If you happen to’re a fan of stargazing, be certain that you have an eye fixed to the skies tonight.
A ‘beautiful’ meteor shower called the Orionids can be visible with the naked eye when it peaks on Friday evening.
The Orionids occur every autumn when Earth passes through a stream of debris left by Halley’s Comet, filling the sky with ‘prolonged explosions of sunshine’, NASA says.
This 12 months, the annual shower will peak on the night of October 21-22 between midnight and dawn (Friday evening to Saturday morning).
During this era, there may very well be 20 shooting stars flying overhead every hour, each travelling at speeds of as much as 41 miles (66 kilometers) per second.
The radiant for the Orionids (the purpose within the sky the meteors appear to return from) is within the constellation of Orion, hence the name ‘Orionids’
Described as ‘one of the beautiful showers of the 12 months’, the Orionids (pictured here in 2016) occur every autumn when Earth passes through a stream of debris left by Halley’s Comet
What’s the Orionid meteor shower?
The Orioinid shower is made up from the remnants of Halley’s Comet. The comet itself was last seen in 1986 and just isn’t on account of brighten Earth’s skies again until 2061.
But every year in mid-to-late October, Earth passes through the comet’s dusty debris. When this happens the pre-dawn sky can light up with a shocking display of shooting stars.
People living in North America, Europe, most parts of Asia, and northern parts of South America can to see the meteor shower by looking towards the south-eastern sky.
Those that live within the southern hemisphere can see the shower by trying to the north eastern sky.
‘The Orionids, which peak during mid-October every year, are considered to be one of the beautiful showers of the 12 months,’ NASA says.
‘Orionid meteors are known for his or her brightness and for his or her speed. These meteors are fast – they travel at about 148,000 miles per hour (66 km/s) into Earth’s atmosphere.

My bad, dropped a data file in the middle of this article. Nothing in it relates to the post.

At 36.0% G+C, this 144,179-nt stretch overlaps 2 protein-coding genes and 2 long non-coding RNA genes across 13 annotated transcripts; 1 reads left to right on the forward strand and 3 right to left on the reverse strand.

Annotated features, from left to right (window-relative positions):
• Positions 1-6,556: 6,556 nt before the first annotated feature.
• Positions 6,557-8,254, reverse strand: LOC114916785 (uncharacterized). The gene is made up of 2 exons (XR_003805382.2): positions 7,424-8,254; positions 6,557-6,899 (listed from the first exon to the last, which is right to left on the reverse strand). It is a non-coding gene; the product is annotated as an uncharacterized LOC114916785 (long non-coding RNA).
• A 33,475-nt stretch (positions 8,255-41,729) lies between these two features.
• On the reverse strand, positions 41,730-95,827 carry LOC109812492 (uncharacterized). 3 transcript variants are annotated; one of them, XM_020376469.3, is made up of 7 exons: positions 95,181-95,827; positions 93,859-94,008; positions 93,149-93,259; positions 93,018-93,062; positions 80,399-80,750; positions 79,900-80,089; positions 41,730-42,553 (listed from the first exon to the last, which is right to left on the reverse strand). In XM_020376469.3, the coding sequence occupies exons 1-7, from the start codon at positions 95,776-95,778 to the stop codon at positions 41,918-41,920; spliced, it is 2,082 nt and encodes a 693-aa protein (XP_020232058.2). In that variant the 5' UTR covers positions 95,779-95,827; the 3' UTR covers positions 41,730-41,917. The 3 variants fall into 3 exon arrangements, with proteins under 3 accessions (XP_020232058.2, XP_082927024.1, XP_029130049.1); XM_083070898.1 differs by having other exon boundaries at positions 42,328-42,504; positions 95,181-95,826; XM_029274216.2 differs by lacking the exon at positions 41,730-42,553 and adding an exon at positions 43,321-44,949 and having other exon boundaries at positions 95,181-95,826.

‘Fast meteors can leave glowing “trains” (incandescent bits of debris within the wake of the meteor) which last for several seconds to minutes.
‘Fast meteors also can sometimes grow to be fireballs; search for prolonged explosions of sunshine when viewing the Orionid meteor shower.’
To search out the Orionids, members of the general public should discover a spot away from streetlamps and other sources of sunshine pollution.
The meteors could be seen with the naked eye so there is no need for binoculars or a telescope, although a period of 20 minutes is suggested to permit the eyes to regulate to the dark.
The radiant for the Orionids – the purpose within the sky the meteors appear to return from – is within the constellation of Orion, hence the name ‘Orionids’.
The Met Office told MailOnline that forecasts are looking good for the time of the meteor shower’s peak.
‘On Friday night, one of the best likelihood for seeing the Orionid meteor shower can be across England and Wales, where skies will grow to be increasingly clear because the night wears on,’ said the Met Office’s senior operational meteorologist Dr Matthew Box.
‘Unfortunately, Saturday night looks set to be fairly cloudy across much of the UK with far fewer breaks and so my suggestion can be for any budding comet-gazer to benefit from Friday night.’